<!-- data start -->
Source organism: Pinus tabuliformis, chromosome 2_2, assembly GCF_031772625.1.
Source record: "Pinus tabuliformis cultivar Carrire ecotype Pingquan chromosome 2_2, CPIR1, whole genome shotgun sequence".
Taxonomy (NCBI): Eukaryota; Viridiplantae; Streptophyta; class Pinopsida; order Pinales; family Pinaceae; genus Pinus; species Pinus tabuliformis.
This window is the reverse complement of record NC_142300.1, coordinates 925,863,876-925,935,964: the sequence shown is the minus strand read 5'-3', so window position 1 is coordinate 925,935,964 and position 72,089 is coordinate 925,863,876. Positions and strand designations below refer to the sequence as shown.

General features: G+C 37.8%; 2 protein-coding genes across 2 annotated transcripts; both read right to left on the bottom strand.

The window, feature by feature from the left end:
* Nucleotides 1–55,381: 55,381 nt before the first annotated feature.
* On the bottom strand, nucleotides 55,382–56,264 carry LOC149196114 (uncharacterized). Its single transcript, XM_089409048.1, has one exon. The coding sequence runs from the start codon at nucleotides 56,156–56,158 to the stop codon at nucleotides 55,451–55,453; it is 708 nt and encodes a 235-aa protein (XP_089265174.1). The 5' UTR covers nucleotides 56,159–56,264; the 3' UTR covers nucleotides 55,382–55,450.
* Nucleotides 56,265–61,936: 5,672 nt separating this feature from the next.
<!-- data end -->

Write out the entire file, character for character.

Source organism: Pinus tabuliformis, chromosome 2_2, assembly GCF_031772625.1.
Source record: "Pinus tabuliformis cultivar Carrire ecotype Pingquan chromosome 2_2, CPIR1, whole genome shotgun sequence".
Taxonomy (NCBI): Eukaryota; Viridiplantae; Streptophyta; class Pinopsida; order Pinales; family Pinaceae; genus Pinus; species Pinus tabuliformis.
This window is the reverse complement of record NC_142300.1, coordinates 925,863,876-925,935,964: the sequence shown is the minus strand read 5'-3', so window position 1 is coordinate 925,935,964 and position 72,089 is coordinate 925,863,876. Positions and strand designations below refer to the sequence as shown.

General features: G+C 37.8%; 2 protein-coding genes across 2 annotated transcripts; both read right to left on the bottom strand.

The window, feature by feature from the left end:
* Nucleotides 1–55,381: 55,381 nt before the first annotated feature.
* On the bottom strand, nucleotides 55,382–56,264 carry LOC149196114 (uncharacterized). Its single transcript, XM_089409048.1, has one exon. The coding sequence runs from the start codon at nucleotides 56,156–56,158 to the stop codon at nucleotides 55,451–55,453; it is 708 nt and encodes a 235-aa protein (XP_089265174.1). The 5' UTR covers nucleotides 56,159–56,264; the 3' UTR covers nucleotides 55,382–55,450.
* Nucleotides 56,265–61,936: 5,672 nt separating this feature from the next.